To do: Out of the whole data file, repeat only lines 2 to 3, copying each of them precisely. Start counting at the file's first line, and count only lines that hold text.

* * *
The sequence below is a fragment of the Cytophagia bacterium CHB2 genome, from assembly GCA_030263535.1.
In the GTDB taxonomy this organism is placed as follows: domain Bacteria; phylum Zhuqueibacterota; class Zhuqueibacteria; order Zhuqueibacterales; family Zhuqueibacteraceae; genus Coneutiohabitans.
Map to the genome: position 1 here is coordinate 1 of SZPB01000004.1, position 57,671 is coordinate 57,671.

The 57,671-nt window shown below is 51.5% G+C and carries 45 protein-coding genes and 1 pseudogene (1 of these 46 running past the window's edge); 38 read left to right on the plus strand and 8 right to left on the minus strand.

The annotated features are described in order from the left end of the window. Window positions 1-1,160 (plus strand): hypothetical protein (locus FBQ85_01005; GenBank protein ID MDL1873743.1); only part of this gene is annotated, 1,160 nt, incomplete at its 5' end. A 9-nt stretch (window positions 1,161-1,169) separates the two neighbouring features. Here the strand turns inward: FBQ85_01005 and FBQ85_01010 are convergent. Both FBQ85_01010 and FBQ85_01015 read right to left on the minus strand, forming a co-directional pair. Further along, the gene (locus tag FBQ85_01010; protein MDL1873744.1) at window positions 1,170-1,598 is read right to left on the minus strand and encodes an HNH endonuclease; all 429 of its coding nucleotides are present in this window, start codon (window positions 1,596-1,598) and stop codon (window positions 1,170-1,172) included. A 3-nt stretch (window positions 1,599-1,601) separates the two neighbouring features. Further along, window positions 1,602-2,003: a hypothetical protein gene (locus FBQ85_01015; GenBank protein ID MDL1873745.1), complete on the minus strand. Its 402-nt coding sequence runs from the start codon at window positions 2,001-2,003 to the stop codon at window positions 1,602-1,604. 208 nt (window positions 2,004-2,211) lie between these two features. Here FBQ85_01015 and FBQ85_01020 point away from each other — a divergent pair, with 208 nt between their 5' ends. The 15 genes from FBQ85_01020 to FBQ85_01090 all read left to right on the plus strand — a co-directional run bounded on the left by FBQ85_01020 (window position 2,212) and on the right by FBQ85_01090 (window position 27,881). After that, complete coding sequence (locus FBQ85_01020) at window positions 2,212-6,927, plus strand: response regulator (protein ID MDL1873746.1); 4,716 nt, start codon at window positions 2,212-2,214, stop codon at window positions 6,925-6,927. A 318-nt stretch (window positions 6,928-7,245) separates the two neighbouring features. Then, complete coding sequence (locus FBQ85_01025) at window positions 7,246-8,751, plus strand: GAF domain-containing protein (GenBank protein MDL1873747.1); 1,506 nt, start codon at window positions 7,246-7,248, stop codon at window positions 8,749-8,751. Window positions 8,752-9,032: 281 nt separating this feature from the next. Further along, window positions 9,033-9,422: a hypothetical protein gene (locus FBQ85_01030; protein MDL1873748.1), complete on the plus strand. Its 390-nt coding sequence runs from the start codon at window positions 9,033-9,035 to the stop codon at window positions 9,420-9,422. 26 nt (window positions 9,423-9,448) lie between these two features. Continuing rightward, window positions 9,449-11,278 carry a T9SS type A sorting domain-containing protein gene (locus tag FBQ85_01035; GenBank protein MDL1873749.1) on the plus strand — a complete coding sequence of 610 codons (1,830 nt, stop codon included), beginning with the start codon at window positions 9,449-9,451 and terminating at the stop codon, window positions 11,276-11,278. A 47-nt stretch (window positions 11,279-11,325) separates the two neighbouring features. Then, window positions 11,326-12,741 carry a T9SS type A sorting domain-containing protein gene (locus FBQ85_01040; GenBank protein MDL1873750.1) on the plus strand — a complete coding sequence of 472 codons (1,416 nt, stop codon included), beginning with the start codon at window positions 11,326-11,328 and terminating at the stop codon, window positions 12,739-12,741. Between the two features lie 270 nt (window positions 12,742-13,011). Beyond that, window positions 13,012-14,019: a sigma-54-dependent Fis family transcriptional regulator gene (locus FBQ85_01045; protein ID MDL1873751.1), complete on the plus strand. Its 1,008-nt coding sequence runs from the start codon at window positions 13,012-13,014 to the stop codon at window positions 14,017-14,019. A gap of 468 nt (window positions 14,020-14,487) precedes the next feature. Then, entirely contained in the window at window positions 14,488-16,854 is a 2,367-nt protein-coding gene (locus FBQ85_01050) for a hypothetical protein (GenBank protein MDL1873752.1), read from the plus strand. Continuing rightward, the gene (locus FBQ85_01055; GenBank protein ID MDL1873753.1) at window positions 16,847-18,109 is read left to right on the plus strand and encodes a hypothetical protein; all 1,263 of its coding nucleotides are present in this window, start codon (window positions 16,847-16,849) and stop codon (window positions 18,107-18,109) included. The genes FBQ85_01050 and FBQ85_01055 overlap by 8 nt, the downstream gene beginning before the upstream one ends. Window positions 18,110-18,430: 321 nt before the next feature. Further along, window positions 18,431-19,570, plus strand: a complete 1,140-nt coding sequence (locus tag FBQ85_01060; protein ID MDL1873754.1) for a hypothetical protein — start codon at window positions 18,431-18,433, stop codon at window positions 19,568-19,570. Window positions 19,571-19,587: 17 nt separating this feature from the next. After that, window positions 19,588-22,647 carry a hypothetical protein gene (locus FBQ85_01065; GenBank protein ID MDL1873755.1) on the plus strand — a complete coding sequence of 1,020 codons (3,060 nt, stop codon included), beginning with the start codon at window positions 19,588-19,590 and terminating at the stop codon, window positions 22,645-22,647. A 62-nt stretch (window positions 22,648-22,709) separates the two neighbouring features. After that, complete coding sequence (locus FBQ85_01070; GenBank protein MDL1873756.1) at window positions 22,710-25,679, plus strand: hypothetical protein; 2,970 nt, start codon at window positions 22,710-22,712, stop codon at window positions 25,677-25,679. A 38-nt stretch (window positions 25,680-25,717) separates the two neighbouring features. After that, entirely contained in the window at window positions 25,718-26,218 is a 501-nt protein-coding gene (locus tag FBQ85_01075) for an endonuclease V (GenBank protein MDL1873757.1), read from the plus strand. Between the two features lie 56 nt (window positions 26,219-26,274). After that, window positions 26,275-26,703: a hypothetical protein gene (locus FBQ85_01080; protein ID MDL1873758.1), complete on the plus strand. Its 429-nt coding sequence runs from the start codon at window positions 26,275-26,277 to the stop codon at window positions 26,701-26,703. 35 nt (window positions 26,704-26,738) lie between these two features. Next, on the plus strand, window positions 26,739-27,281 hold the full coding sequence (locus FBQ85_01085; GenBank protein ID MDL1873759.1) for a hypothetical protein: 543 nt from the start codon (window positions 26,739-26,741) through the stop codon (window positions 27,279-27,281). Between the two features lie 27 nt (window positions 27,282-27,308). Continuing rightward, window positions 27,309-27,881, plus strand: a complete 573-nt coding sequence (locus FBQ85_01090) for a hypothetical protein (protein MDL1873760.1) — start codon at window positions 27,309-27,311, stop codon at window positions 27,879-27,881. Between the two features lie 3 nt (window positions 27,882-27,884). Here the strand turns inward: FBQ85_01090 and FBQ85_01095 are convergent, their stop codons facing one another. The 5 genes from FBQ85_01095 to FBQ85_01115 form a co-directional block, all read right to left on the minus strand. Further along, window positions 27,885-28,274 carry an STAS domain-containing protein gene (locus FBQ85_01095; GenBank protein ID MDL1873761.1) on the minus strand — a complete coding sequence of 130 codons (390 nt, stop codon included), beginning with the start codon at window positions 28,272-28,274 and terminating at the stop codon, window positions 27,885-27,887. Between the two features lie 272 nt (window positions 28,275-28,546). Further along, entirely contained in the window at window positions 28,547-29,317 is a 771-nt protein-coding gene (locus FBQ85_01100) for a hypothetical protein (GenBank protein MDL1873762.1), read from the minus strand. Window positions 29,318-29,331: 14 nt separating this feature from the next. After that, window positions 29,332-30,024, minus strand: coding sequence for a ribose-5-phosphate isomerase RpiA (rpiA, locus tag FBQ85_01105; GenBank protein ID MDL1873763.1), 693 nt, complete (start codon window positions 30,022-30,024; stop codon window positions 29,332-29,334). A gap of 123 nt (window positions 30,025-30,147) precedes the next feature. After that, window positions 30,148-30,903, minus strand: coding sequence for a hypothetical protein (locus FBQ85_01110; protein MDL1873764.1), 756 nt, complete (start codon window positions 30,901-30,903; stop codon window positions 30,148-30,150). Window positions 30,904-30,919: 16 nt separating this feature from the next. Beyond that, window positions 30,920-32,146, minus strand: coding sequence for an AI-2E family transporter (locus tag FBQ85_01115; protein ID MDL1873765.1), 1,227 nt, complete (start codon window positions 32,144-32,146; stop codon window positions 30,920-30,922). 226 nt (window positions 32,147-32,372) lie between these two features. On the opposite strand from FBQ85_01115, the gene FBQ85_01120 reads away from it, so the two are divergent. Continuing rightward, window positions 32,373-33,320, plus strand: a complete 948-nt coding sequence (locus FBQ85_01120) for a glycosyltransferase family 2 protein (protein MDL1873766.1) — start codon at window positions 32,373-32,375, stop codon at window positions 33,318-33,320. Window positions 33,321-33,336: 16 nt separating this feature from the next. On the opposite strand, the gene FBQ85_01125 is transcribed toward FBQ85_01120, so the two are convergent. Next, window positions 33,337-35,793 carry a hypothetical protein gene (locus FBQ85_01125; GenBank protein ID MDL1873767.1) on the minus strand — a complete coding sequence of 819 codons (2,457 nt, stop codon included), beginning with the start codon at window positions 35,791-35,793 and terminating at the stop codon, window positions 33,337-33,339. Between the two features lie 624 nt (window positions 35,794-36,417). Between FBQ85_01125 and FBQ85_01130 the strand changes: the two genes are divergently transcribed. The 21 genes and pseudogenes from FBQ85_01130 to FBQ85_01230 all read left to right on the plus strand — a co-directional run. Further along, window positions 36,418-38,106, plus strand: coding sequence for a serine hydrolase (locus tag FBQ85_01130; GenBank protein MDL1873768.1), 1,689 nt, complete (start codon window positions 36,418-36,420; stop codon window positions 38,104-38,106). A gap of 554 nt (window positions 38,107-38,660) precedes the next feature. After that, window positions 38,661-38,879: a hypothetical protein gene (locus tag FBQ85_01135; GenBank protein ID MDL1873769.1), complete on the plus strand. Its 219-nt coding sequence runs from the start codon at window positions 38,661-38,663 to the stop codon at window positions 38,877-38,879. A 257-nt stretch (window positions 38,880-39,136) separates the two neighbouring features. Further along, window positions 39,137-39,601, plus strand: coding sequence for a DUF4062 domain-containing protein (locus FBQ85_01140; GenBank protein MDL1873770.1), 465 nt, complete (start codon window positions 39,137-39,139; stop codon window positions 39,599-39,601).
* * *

In the GTDB taxonomy this organism is placed as follows: domain Bacteria; phylum Zhuqueibacterota; class Zhuqueibacteria; order Zhuqueibacterales; family Zhuqueibacteraceae; genus Coneutiohabitans.
Map to the genome: position 1 here is coordinate 1 of SZPB01000004.1, position 57,671 is coordinate 57,671.